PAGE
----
The year of 2013 proved a headache to the educationalists of Nepal. The country saw an uninspiring 30% pass rate of the government students who appeared in the School Leaving Certificate (SLC) exam. While in the private sector, there was a pass rate of somewhere between 75-80%. The results were enough to give us a glimpse of the country’s poor education policy and the quality of education it was disseminating to the future leaders of Nepal.
The news spread like a wildfire and got a place in the front pages of the newspapers and became a talking point for the TV presenters to question everything they had about the situation of education in the country to the folks who implemented the promising policies. The policymakers were in no position to accept the blame they had been put into. They found it interesting to appear in the national arena as if the government school’s students were handed an Asar 15 presents. And even if these policymakers had to defend themselves, they were confident to blame on the political impasse for this worst scenario. Hopefully after the issue got a national status, the government pledged to increase the pass percentage to 60-70% in the next few years. And to reach the target the government encouraged the teachers to give a special focus to the Class 10 students. It requested them to do whatever they can to uplift the standard of education in their school. After all, the development has to be a collective effort.
|Subhay Manandhar, utilizing his winter break in 2013, teaches the students to solve simultaneous equations in a government school in Kathmandu|
Amidst all these flawless plans, something very much bugs me. If the government’s decision is implemented by every schools in the country, there is a high chance that the target cannot be met. The decision to increase the number of classes that the SLC students attend while the education in primary and secondary schools gets a second priority is very alarming and potentially a major blunder. The result that we may get is ephemeral and not revolutionary. It would be a failed attempt to getting closer to the aim of achieving 60-70% pass rate in the allocated time frame.
Instead, I would suggest to give more priority to incorporate quality education in the national curriculum of primary and secondary level classes, especially in the rural areas. That way, when these students reach their age to sit for the iron gate exam, the results will be concrete. If we are able to focus right from the beginning, then the primary level students can make a direct impact on the results of the secondary level and the secondary level students would improve best when they sit for the exams. That way, the government can feel contempt and hopeful that the amended education policy has finally paid off and the target was accomplished easily. It is definitely the best way.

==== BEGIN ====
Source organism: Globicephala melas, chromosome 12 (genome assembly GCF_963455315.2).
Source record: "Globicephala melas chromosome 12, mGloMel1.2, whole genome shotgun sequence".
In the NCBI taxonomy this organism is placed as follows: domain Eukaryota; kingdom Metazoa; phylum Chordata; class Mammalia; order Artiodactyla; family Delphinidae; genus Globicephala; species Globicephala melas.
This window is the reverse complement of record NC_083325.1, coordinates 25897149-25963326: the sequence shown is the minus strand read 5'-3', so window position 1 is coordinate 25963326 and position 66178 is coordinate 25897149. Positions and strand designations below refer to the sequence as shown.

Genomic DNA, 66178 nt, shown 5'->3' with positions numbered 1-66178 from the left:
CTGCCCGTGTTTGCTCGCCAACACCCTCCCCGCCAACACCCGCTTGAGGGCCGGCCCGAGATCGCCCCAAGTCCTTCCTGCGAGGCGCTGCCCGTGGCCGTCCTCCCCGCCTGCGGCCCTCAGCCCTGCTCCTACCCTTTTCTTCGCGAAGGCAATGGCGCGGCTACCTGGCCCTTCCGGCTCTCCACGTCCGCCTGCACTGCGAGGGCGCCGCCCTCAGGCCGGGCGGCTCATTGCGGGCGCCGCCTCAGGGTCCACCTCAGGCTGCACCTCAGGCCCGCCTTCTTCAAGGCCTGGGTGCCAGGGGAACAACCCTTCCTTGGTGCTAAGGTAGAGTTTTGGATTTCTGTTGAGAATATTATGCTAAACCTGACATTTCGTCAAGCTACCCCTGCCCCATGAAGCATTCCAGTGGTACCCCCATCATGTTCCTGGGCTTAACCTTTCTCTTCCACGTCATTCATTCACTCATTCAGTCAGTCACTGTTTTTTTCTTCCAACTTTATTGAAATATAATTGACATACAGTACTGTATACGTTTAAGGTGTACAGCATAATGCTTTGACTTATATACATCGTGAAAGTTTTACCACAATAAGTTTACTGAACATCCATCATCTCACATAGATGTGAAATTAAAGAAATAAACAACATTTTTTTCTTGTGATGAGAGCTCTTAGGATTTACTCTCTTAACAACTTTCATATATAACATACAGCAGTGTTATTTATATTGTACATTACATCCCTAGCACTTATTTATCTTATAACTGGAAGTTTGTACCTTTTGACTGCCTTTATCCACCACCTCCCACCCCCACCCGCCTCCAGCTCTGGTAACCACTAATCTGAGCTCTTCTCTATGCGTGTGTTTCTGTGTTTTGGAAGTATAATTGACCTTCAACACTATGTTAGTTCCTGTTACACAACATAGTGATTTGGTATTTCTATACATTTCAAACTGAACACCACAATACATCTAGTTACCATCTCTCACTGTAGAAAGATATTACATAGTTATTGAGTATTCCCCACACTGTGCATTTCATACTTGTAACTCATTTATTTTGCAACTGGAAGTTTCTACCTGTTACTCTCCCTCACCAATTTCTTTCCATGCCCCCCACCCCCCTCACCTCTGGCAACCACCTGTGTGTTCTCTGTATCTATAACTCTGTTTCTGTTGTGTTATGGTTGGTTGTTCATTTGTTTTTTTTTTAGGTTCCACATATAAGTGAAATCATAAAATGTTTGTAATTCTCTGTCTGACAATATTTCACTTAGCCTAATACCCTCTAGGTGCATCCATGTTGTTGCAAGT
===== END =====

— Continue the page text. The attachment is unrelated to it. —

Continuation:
|The happiness that we get when we disseminate knowledge is greater than the desire for getting salary|
The other flaw that led to the poor performance in SLC was the inadequate teaching materials in the schools. Most of the government schools lack proper infrastructure and some are even forced to study under roofless buildings and with no books and exercise books. The other factor is the depth of knowledge that the teachers possess to answer any questions their students ask them. We all know how significant ‘learning by doing’ can enhance our attempt to understand the subject matter in greater depth. However, the schools in the rural areas are not privileged to play with scientific apparatus. Even if they do have some of these toys, they lack adequate knowledge to operate them efficiently.
The big solution to these issues is to send capable and skilled manpower to the farthest nooks and corner of the country. These may include students who have passed SLC with great percentage or teachers who have established themselves as professionals in private schools. I am already sensing the issue of salary obstructing this solution. But hey, aren’t we the ones who bragged ourselves as the literate and who always complained that nothing is possible in Nepal? I find it amusing when a bachelor student goes out into the streets and demands employment. He could enjoy the joy at sharing the knowledge he possesses and increase the literacy rate of the urban areas.
Money should not bother their prejudice. I can also definitely claim that our very own teachers would refrain themselves from getting involved in such acts. I don’t blame them for this but they should consider it as a moral responsibility.
It is a great deal to increase the pass rate in our country. The education sector will have to pay a heavy price if the gap between private and government sector widens at an alarming rate. It will be very difficult to narrow the gap if the trend continues for another decade. It is therefore wise to upgrade the education quality in the rural areas. For this, the government, policymakers, educationalists, teachers and the urban students should extend their hands and transform the education sector for good. We would definitely need competitions for the next urban generations from the rural folks as well, wouldn’t we?